By Beth Lawrence
Uncle Sam wants you − to participate in the 2020 Census.
In March, Jackson County residents will begin receiving requests by mail to participate in the Census.
The federal government is not the only government that wants Census participation. County leaders encourage participation because they know that information gathered will benefit everyone.
“The overwhelming majority of the county’s budget is spent in providing services to the citizens of Jackson County,” said Board of Commissioners Chairman Brian McMahan. “Many of these budgetary dollars we collect are based upon population counts. It is important to have accurate numbers to ensure that Jackson County is collecting our full allotment and that citizens are getting the services they need. Every person counts, and when every person is counted, we are a much stronger community.”
The U.S. Census is taken once every decade to gather information in a number of areas. Those details are collected for many reasons.
“The most impactful for our community is the money,” Caroline LaFrienier, a county planner said. “Six hundred seventy five billion dollars in federal funds are distributed to support states, counties and communities based on Census data. The money is then used to fund many vital programs.”
Another reason is politics.
The numbers gleaned from Census data help the federal government determine representation. Results are used to determine how many seats each state is allowed in the House of Representatives.
It also helps draw district lines. Following each Census, state officials redraw district lines for congressional and state legislative districts based on population growth or loss, LaFrienier said.
The government is not the only group to use the information. Businesses, developers, local governments, even first responders use the Census material to determine whether to locate a business, housing development, fire station, or school or Head Start in a given area.
“Residents should participate because at one point or another in their life, they will use or be impacted by the services that are provided through funding received based on Census data,” LaFrienier said.
Knowing the numbers helps determine and plan for: natural disaster and other emergency response, the need, location and funding for services, including healthcare and senior centers, transportation and infrastructure such as roads, bridges, water and sewer services.
It also helps finance programs for low income residents. Population and income level numbers gathered help fund Medicaid, school lunch programs, heating assistance, foster care and services for the homeless.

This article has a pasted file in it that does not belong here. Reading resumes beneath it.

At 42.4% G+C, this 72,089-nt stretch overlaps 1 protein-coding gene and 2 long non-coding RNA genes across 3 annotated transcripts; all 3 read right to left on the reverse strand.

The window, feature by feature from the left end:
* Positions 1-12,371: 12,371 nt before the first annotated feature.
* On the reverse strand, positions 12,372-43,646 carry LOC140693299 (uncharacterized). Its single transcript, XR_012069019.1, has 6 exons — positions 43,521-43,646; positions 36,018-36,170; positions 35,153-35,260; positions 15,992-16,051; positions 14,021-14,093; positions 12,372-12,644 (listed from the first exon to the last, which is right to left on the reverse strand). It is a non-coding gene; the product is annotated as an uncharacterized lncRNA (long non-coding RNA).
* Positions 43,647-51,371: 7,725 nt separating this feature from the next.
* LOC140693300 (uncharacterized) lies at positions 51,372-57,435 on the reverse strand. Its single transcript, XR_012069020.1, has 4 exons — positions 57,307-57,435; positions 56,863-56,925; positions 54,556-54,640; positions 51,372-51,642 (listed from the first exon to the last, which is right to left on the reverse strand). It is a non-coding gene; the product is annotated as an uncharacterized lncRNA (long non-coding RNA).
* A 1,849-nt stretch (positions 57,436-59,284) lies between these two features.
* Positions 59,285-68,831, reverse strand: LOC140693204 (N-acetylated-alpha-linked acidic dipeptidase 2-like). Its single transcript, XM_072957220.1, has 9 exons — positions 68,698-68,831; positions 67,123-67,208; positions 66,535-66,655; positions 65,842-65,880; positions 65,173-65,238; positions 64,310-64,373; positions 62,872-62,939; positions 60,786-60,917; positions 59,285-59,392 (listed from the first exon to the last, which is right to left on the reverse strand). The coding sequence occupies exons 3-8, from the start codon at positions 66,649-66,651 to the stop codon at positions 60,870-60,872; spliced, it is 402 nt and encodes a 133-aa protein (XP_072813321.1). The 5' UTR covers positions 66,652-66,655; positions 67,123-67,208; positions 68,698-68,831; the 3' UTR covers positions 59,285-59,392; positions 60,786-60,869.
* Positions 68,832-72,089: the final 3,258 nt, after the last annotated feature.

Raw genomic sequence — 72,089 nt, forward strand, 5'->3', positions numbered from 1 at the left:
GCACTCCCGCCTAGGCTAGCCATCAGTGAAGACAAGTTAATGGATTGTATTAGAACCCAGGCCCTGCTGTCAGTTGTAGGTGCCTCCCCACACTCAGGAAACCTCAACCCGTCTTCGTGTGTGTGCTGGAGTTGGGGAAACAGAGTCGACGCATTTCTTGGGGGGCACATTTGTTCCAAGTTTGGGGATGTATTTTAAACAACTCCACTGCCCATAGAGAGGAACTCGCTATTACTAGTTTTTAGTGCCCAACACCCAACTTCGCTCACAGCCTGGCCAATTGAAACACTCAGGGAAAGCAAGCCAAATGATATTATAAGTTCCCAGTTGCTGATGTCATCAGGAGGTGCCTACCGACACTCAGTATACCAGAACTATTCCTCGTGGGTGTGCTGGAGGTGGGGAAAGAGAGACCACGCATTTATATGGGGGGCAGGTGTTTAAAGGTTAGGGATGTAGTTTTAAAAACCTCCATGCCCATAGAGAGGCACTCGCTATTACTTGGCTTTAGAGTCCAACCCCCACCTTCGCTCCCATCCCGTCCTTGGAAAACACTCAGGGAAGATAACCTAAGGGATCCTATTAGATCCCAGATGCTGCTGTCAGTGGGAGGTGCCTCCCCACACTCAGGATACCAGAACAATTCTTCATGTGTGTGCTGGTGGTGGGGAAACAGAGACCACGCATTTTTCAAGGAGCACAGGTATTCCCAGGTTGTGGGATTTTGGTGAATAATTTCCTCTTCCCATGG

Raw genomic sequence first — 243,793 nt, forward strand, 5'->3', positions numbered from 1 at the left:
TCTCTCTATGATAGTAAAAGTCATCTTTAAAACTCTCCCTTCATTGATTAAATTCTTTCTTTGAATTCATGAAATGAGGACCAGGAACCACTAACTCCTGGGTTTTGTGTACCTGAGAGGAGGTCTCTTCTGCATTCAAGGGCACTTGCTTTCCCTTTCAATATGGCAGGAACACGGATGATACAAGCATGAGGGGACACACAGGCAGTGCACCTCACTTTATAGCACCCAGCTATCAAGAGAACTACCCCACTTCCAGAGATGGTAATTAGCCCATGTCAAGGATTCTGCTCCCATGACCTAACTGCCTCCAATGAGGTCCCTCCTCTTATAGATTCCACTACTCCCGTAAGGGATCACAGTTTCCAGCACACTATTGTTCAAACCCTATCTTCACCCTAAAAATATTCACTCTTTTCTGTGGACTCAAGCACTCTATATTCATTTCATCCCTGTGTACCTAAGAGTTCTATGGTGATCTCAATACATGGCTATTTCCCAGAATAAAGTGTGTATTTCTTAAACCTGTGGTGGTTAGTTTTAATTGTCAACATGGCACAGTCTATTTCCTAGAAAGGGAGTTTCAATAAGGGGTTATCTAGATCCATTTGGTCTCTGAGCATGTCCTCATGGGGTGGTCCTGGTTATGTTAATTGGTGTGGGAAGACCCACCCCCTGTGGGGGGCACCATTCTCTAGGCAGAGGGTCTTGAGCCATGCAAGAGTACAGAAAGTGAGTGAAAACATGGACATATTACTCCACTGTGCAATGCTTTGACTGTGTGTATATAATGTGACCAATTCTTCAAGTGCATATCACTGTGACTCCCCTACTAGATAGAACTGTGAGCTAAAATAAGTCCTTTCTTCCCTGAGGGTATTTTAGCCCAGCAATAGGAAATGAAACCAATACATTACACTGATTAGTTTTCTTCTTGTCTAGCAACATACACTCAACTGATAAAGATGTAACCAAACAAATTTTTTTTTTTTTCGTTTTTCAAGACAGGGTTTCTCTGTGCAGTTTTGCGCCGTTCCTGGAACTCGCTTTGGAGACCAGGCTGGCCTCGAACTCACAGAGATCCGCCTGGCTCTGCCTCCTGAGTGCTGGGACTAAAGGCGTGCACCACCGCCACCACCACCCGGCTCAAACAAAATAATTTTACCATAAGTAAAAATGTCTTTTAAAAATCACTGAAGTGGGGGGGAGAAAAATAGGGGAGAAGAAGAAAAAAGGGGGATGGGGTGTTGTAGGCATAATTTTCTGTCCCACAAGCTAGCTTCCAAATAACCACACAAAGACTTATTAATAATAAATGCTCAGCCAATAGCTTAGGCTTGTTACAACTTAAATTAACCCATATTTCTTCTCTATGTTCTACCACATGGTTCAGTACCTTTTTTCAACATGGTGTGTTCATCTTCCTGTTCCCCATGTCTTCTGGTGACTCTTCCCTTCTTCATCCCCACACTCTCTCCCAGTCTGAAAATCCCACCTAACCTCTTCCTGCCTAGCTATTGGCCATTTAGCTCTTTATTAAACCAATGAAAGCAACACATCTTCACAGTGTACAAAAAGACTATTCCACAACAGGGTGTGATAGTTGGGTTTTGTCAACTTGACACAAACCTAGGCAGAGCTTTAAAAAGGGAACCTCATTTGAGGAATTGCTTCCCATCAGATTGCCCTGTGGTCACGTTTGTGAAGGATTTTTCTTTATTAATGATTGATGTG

Census questionnaires ask name, sex, age, date of birth, race, number of people living in the home and their relationship to the person answering the questionnaire, home ownership status and phone number.
The Census Bureau does not ask for Social Security numbers, banking or credit card information, fees or donations, or political affiliation.
“All responses to the Census are safe, secure and protected by federal law,” LaFrienier said. “Responses can only be used to produce statistics. They cannot be used against you in any way.”
The information cannot be used by law enforcement or to determine eligibility for government benefits.
Laws require the Census Bureau to protect personal information and keep it confidential.
Census Bureau employees take an oath to protect the information for life. A violation could lead to a $250,000 fine or up to five years in prison.
The form is available in 12 languages. Census support is available in 59 languages including American Sign Language, braille and large print.
Paper copies of the form will be sent to every household, but the survey can be completed over the phone.
This year participants can respond online.
A postcard will be sent out with a code specific to that address. Use the code to participate online. Those without internet access can get help at the library or Department on Aging.
Census takers begin canvassing homes that have not responded in May and June and can help residents who may be having trouble filling out forms.
Census responses are closed for decades.
“Under Title 44 of the U.S. Code, the National Archives and Records Administration, Census records are only to be released after 72 years,” LaFrienier said. “In 2022, the 1950 Census will be released for research and historical and genealogical purposes.”